John D. Mayne
|John Dawson Mayne|
|Advocate-General of Madras Presidency|
|Preceded by||John Bruce Norton|
|Succeeded by||Sir H. S. Cunningham|
31 October 1828|
|Died||1917 (Aged 88)|
|Alma mater||Trinity College, Dublin|
The Rt. Hon. John Dawson Mayne QC, PC (1828–1917) was a British lawyer and legal expert who served as acting Advocate-General of the Madras Presidency and a member of the Privy Council of the United Kingdom. He is remembered as the author of Mayne's Hindu Law regarded as the most authoritative book on the Indian Penal Code. His married life was marred by a scandal, which prevented him from gaining a knighthood.
Born on 31 December 1828, to John Mayne (1793–1828), a Dublin lawyer who died before John Dawson was born. His mother, Anna (Graves) Johnson (1798–1864), had first married Edward Johnson (died 1818) J.P., of Ballymacash House, Co. Antrim. Mayne's middle name was for his great-grandfather's cousin and benefactor, Thomas Dawson, 1st Viscount Cremorne.
He came from a well-known family and was a grandson of Judge Edward Mayne and Dean Richard Graves. He was a nephew of Sir Richard Mayne and a first cousin of Admiral Richard Charles Mayne, Chief Justice Sir William Collis Meredith, Edmund Allen Meredith, Sir Richard Graves MacDonnell, Major-General Arthur Robert MacDonnell and Francis Brinkley. His sister married a son of Abraham Colles, and through her he was the uncle of Ladies Ashbourne and Bewley.
Mayne had his initial education in Dublin and graduated in law from Trinity College, Dublin. He was called to the English bar in 1854, but practised in the United Kingdom from 1854 to 1856 before moving to Madras, India. Mayne served as the Professor of law, logic and moral philosophy at the Presidency College, Madras from 1857 throughout the 1860s. He also served as Assistant Legal Secretary to the Madras government from 1860 to 1872 and as a Clerk of the Crown during the 1860s. He served as Advocate-General of Madras from 1862 to 1872. He left India in a cloud of scandal, running away from his wife with the wife of another man, Annie Craigie-Halkett.
In England, despite the scandal, Mayne was appointed and a member of the Privy Council of the United Kingdom in 1873, retiring in 1903. He also served as a Professor of Common Law at the Inns of Court from 1879 to 1883. In 1880, he unsuccessfully contested for the Parliamentary seat at Falmouth. He was an enthusiastic family historian, producing an impressively long 'pedigree' of the Maynes from 1900 back through some thirty generations to Normandy, but beyond the 17th century, like so many family histories of the time, it was riddled with errors of assumption.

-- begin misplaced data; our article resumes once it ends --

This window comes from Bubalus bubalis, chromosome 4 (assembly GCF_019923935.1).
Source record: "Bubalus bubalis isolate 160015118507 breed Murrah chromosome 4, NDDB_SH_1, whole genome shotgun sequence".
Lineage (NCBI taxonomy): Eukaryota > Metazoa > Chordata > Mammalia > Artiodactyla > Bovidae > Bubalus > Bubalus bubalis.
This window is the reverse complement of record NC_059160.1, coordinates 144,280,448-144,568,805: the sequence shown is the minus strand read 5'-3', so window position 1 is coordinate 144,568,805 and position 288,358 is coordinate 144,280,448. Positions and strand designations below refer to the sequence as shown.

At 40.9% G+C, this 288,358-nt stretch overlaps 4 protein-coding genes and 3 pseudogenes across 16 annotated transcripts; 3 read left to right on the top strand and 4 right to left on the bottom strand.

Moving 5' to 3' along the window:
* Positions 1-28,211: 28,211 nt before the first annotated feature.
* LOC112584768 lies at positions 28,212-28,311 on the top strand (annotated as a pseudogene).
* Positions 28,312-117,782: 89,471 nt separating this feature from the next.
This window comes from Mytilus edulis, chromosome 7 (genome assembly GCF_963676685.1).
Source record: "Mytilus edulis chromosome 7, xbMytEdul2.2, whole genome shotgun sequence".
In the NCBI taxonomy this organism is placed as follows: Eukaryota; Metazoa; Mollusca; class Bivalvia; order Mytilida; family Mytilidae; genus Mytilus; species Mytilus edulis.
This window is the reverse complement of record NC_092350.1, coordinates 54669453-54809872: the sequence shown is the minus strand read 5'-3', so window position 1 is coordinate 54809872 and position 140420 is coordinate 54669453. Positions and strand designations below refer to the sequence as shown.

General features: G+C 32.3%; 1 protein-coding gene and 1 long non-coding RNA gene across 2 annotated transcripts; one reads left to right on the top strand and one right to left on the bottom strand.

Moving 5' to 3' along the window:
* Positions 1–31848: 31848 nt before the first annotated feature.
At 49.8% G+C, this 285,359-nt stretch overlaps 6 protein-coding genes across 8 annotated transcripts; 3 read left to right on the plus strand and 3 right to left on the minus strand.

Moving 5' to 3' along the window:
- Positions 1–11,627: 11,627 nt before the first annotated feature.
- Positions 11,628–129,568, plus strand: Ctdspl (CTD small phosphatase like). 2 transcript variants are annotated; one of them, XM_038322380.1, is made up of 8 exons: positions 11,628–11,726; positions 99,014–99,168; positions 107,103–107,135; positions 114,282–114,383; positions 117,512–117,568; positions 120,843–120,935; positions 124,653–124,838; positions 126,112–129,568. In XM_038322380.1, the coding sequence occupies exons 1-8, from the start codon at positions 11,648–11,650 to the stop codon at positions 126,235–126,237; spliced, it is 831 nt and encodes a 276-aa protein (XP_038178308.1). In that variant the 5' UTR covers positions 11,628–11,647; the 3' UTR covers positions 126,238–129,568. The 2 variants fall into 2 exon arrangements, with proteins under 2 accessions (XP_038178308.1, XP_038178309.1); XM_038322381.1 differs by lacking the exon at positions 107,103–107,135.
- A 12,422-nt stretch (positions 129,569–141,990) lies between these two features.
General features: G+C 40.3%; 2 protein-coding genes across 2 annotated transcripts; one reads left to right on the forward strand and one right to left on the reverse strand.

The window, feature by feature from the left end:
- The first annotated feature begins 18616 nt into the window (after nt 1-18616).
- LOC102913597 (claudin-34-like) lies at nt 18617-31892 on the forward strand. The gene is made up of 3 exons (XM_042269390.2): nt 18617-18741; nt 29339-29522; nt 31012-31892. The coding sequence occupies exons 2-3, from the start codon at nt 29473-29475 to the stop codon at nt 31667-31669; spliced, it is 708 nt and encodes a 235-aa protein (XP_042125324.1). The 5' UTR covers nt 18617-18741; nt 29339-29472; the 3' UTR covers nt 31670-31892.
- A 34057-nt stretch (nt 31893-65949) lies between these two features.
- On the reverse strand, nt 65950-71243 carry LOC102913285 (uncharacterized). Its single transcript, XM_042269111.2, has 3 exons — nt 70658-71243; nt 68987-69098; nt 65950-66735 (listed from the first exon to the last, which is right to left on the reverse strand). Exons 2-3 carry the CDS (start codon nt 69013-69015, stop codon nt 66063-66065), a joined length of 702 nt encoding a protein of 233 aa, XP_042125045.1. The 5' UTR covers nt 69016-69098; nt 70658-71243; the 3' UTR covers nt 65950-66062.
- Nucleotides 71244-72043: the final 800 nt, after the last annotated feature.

At Madras, 1859, he had married his first wife, Helen Sarah Hamilton (born 1841), daughter of Colonel Robert Hamilton of the Madras Staff Corps. She divorced Mayne in 1872 after he ran off with his soon to be second wife, Annie Craigie-Halkett (1833–1917). Annie's first husband's name is unknown, but she was the daughter of Charles Craigie-Halkett-Inglis of Hallhill, Fife and Cramond House, near Edinburgh, by is wife Susan, the youngest daughter of Sir John Marjoribanks of Lees (1763–1833), 1st Bt., M.P., Lord Provost of Edinburgh. Annie and 'JD' (as he was known) divorced their respective spouses so they could marry in May 1873. Annie was reputed to be very beautiful despite her face being marred by a 'Port wine mark' (birth mark), which led her to favouring veils in later life.
In 1917, he and Annie died within six weeks of one another, at their home 'Goodrest', also known as Shinfield Park, Berkshire. The gardens were so extensive at Goodrest that they required twenty gardeners to maintain its upkeep. Mayne left no children by either marriage, but took great joy in being both a financial and legal help to many of his relatives.